by Father Patrick Longalong
When I was at my first parish assignment as a priest, I became friends with many families, especially at the parish’s academy. One child of Indian descent deeply expressed to his mother about his desire to be a Catholic. She gave it much reflection and thought, which led to her decision to also become a Catholic along with her son on Easter Vigil.
Ever since that beautiful celebration, I saw them come to Mass almost daily. The young boy would have a smile on his face and would wave to me as he entered the church. I could tell that his mother was very happy to see her son enjoying this newfound faith.
One summer day, she called the parish office to request their apartment be blessed. I immediately went to their home and was greeted by that familiar grin from the young boy at the door while his mother waited at the top of the stairs. We heard Scripture and blessed their home.
Before I left, we had a profound conversation about her faith. It was clear that she had turned herself and her son over to God. She requested a special prayer of protection for her family because her conversion to Catholicism had put herself and her son in physical danger from her relatives who are devout in their religion.
Living in modern-day America, we almost never hear about this situation, if we do at all. But this is a reality in other parts of the world.
This mother’s conversion was initiated by her son’s joy over entering a relationship with Christ. And now she decided to place both her life and her son’s life in Jesus’ hands when they committed themselves to the Lord on that Easter Vigil.
The Gospel of Luke this week is a passage that is quite familiar to us. There are nuances in the English translation, however, that don’t capture completely the full picture of what Jesus is conveying.
Jesus said, “There is a baptism with which I must be baptized, and how great is my anguish until it is accomplished!”
The use of the word “baptism” was common during Jesus’ time. But baptism doesn’t simply mean being immersed in water. It has a nuance of being almost overwhelmed with an enormous test or suffering. It is being plunged over your head with an unbearable experience.
It is in this same sentence that Jesus used the word “anguish,” or synechomai in Greek. Clearly, Jesus was experiencing deep psychological and emotional pressure because of the suffering he knew would eventually befall him.
Can you imagine that life? This is the situation my former parishioner is living with. The fear that something tragic will happen to herself and to her son because they became Christians.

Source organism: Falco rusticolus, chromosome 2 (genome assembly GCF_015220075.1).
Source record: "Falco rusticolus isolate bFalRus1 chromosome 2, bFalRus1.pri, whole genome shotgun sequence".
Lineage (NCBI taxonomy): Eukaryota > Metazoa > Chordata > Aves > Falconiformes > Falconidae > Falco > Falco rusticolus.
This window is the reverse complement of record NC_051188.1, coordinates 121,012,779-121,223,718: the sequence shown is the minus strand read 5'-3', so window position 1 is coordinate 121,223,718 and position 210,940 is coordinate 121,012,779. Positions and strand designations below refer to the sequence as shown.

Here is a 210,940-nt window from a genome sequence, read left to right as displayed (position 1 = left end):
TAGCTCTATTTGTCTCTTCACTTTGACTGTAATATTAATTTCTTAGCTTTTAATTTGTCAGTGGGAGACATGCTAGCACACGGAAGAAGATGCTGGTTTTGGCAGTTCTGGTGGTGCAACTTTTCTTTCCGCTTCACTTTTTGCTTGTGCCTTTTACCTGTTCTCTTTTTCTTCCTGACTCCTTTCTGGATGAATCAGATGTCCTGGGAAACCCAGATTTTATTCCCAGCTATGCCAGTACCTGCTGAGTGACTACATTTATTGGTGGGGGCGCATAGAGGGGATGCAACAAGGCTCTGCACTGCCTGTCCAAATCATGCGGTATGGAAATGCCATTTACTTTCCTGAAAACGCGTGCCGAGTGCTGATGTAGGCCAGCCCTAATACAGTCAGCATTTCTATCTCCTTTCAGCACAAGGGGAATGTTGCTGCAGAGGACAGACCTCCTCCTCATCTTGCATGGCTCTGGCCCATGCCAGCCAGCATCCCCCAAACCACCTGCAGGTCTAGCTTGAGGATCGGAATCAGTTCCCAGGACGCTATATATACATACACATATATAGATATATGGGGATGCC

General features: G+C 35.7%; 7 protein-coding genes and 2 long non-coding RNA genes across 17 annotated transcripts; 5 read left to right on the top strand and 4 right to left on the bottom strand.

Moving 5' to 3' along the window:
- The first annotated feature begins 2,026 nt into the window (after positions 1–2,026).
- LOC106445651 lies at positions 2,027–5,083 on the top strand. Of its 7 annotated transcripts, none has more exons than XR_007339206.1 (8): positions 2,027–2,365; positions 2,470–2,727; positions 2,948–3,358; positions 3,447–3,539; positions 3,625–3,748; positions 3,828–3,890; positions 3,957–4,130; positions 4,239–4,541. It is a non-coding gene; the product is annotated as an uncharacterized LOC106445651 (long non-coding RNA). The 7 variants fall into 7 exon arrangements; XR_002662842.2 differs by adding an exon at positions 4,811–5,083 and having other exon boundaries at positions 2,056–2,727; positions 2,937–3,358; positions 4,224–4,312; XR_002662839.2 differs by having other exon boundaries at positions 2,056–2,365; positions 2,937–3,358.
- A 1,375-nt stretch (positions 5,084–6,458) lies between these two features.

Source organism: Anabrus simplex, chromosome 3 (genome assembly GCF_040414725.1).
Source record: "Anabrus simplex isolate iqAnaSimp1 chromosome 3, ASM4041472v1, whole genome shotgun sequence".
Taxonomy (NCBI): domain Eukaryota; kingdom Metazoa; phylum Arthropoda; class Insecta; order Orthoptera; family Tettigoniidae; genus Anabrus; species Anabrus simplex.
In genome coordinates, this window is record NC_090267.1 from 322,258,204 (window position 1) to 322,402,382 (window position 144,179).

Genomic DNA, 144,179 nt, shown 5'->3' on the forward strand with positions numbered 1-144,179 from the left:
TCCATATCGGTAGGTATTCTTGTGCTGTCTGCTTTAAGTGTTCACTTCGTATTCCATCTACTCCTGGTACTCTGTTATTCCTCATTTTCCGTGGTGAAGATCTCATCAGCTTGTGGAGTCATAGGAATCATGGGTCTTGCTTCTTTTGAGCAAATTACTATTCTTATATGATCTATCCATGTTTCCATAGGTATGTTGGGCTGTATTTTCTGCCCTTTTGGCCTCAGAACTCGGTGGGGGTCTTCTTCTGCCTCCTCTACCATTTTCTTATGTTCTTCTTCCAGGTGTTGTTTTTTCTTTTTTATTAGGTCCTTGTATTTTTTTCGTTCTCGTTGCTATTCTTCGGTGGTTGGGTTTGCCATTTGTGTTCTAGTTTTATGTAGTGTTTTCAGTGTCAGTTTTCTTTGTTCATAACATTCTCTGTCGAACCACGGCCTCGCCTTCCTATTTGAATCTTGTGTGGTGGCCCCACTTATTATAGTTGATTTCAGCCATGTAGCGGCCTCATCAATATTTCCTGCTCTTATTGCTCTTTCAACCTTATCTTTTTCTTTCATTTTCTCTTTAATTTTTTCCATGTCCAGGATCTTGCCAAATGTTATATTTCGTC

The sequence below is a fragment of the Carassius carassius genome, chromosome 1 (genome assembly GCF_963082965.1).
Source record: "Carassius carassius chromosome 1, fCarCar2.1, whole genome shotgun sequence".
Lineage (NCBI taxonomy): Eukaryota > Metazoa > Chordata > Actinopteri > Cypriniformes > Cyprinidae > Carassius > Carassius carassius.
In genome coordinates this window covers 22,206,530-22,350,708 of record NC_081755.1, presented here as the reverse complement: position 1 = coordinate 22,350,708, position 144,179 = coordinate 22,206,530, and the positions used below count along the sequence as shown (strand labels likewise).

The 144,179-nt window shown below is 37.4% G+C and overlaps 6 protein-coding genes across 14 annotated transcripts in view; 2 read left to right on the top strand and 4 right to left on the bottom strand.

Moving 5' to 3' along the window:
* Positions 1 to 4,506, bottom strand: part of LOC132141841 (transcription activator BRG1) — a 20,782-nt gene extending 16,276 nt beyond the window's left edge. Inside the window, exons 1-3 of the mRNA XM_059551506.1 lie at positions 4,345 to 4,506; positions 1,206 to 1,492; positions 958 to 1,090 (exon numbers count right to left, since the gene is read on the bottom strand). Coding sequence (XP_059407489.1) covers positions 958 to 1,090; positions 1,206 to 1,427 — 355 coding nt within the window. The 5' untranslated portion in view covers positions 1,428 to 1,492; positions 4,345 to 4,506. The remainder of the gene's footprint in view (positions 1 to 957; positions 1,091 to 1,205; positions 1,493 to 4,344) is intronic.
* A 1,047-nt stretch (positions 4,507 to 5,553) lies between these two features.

We are certain Jesus came to bring peace to our lives and to this world. But that doesn’t mean everything will be easy or everyone will be agreeable.
Who wants to hear that there will be division? Who is willing to suffer? That, however, is the cost of discipleship. There will be some who will question your intentions, your effort, your authenticity and your faith.
The prophet Jeremiah in the first reading was accused of “demoralizing” and not being “interested in the welfare of the […] people, but in their ruin.”
As a prophet, he was derided for his preaching to the extent that he came close to being completely silent. He quickly recognized the Word the Lord placed in his mouth would have to be proclaimed. He had to speak because he was experiencing more agony in his silence.
He clearly expressed that when he said, “I say I will not mention him, I will no longer speak in his name. But then it is as if fire is burning in my heart, imprisoned in my bones; I grow weary holding back, I cannot!” (Jeremiah 20:9)
This week, I would like to encourage in our reflection of Scripture the twofold meaning of the word martyr: bearing witness for Christ or dying for Him. There is a tremendous amount of pressure placed upon those who faithfully serve the Lord. But with patient endurance and reliance on the grace given by God, we can achieve extraordinary things.
For now, we are asked in the second reading to “persevere in running the race that lies before us while keeping our eyes fixed on Jesus, the leader and perfecter of faith.” (Hebrews 12:1-2).
Readings for the 20th Sunday
in Ordinary Time
Jeremiah 38: 4-6, 8-10
Psalm 40: 2, 3, 4, 18
Hebrews 12: 1-4
Luke 12: 49-53
Father Longalong is the pastor of Our Lady of Lourdes, Queens Village, and coordinator of the Ministry to Filipino Immigrants.